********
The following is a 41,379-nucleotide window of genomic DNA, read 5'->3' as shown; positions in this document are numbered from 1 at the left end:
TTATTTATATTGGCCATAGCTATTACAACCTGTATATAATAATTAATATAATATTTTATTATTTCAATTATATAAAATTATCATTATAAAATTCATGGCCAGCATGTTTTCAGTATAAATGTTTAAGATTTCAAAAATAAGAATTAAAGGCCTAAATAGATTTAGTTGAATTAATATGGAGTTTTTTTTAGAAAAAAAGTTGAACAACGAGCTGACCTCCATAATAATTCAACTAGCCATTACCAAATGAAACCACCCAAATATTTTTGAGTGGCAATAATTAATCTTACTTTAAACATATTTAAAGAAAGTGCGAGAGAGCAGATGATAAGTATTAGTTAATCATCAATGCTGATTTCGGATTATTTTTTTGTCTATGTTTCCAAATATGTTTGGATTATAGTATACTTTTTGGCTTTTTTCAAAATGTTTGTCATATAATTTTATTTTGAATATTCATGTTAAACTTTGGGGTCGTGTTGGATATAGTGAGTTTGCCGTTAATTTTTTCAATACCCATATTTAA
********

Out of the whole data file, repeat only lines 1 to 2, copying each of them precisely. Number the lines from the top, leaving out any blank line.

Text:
The following is a 41,379-nucleotide window of genomic DNA, read 5'->3' as shown; positions in this document are numbered from 1 at the left end:
TTATTTATATTGGCCATAGCTATTACAACCTGTATATAATAATTAATATAATATTTTATTATTTCAATTATATAAAATTATCATTATAAAATTCATGGCCAGCATGTTTTCAGTATAAATGTTTAAGATTTCAAAAATAAGAATTAAAGGCCTAAATAGATTTAGTTGAATTAATATGGAGTTTTTTTTAGAAAAAAAGTTGAACAACGAGCTGACCTCCATAATAATTCAACTAGCCATTACCAAATGAAACCACCCAAATATTTTTGAGTGGCAATAATTAATCTTACTTTAAACATATTTAAAGAAAGTGCGAGAGAGCAGATGATAAGTATTAGTTAATCATCAATGCTGATTTCGGATTATTTTTTTGTCTATGTTTCCAAATATGTTTGGATTATAGTATACTTTTTGGCTTTTTTCAAAATGTTTGTCATATAATTTTATTTTGAATATTCATGTTAAACTTTGGGGTCGTGTTGGATATAGTGAGTTTGCCGTTAATTTTTTCAATACCCATATTTAA